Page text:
The planet Earth appears restive. Nature has sent us an astute message with COVID-19 pandemic and ongoing climate crisis. Humankind has placed too much pressure on the natural resources with catastrophic consequences. Both Climate change and COVID-19 pandemic has become biggest global health threats and urgent curative and transformative steps are needed to combat this existential crisis. (See here) Climate change represents an urgent and potentially irreversible threat to human societies and the planet even as COVID-19 pandemic, with over 10 million infected cases and 5 Lakh deaths worldwide, (and still counting), has painfully exposed the deep inequalities and fragilities of the social, political and economic structures carved for our living. Both Climate change and COVID-19 pandemic depicts the inter-connectedness between the health of people and the planetary health. Human activity has altered virtually every sphere of Earth, bringing humans into contact with new vectors. Seventy-five percent of all emerging infectious diseases in humans have had their origin in zoonotic source. The long-term threats of climate change and ecosystem and biodiversity loss also spring from the destruction of nature. The IPCC Reports released so far have also consistently confirmed human activities to be the dominant cause of observed global warming with discernible impacts affecting the basic elements of life for people around the world – access to water, food production, health, and the environment. IPCC introduced the idea of tipping points two decades ago where large-scale discontinuities in the climate system were considered likely only if global warming exceeded 5 °C above pre-industrial levels. However, the two most recent IPCC Special Reports suggests that tipping points could be exceeded even between 1 and 2 °C of global warming. As per estimates of UNEP Emission Gap Report 2019, nations must triple the level of ambition of their first NDCs as per Paris Climate Agreement to limit global warming to 2 °C and fivefold increase to limit warming to 1.5 °C.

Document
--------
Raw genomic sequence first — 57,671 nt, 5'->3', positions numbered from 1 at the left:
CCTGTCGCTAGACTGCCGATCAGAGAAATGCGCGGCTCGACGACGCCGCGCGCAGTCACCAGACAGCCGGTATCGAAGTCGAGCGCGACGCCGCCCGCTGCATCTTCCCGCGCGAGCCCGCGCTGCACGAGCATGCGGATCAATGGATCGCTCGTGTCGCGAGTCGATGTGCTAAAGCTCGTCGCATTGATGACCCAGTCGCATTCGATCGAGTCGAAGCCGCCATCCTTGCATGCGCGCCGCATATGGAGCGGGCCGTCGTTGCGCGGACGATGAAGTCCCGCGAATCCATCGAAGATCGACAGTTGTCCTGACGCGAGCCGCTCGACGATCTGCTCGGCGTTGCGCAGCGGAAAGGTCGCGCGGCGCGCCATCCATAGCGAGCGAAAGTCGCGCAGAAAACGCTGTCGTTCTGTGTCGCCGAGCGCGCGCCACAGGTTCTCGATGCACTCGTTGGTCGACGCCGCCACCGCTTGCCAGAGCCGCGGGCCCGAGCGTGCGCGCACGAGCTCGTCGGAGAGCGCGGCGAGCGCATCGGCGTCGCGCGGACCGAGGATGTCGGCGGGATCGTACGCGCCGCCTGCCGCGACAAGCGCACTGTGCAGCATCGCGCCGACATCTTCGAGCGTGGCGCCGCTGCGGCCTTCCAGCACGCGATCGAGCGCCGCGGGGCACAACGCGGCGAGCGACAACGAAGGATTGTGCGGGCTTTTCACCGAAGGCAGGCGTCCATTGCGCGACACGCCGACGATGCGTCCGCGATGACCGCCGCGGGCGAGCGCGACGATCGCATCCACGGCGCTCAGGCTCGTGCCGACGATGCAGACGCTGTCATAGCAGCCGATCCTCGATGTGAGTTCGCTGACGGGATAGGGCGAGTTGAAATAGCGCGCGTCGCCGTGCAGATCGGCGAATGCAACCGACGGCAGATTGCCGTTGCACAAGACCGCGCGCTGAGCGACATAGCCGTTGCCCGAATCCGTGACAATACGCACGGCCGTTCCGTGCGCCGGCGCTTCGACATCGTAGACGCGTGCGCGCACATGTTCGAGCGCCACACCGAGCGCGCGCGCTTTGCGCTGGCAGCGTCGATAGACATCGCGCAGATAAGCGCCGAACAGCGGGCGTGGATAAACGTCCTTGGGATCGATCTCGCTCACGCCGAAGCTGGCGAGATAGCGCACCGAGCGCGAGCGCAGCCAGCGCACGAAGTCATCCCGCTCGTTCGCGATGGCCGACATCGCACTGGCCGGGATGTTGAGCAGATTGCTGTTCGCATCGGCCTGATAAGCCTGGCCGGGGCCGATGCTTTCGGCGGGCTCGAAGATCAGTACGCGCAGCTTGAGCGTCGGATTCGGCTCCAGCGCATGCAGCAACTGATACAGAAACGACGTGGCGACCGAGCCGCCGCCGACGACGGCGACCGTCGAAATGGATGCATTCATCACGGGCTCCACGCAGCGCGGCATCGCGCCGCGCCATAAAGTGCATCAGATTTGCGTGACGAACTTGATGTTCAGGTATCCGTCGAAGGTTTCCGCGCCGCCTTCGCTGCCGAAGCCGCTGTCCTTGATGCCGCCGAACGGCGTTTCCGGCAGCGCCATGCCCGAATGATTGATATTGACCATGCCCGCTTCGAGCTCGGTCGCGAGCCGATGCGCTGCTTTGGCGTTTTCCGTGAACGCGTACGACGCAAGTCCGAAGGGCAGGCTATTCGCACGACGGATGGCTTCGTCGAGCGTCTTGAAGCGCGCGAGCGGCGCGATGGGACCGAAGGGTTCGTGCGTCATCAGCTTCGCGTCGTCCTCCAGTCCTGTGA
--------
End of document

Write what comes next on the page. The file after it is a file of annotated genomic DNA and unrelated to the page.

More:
In a planetary system of finite resources, human activities motivated by an attitude of rampant consumerism and unsustainable patterns of production and consumption have never been as inhumane and callous towards environment as in the modern era of scientific and technological innovations. Scientists refer to the current geologic era of human-induced environmental change as the Anthropocene in contrast to a stability era known as Holocene. This anthropogenic change has exacted a heavy toll on the natural world and is being referred as sixth mass extinction. This has amplified demands on our ailing regulatory institutions, including law and its constructs, such as human rights. Human agency is significantly complicit in the genesis of the anthropocene and paradoxically charged, through its institutional mechanism, to address anthropocene exigencies. Scientists from Stockholm Resilience Centre have identified nine planetary boundaries that determine the self-regulating capacity of the Earth system. These are climate change, biodiversity loss, interference with the nitrogen and phosphorus cycles, stratospheric ozone depletion, ocean acidification, global freshwater use, changes in land use, chemical pollution, and atmospheric aerosol loading. Scientists argue that each subsystem or process has a certain 'boundary' (a threshold or tipping point) which, if crossed, may trigger non-linear changes in the functioning of the Earth system, thereby challenging social-ecological resilience at regional to global scales. As per 2015 update four out of nine planetary boundaries, viz., climate change, biosphere integrity (biodiversity loss and extinctions), bio-geochemical flows and land system change, have already been exceeded which from planetary health perspective have devastating consequences for human health and requires urgent and transformative actions to protect present and future generations.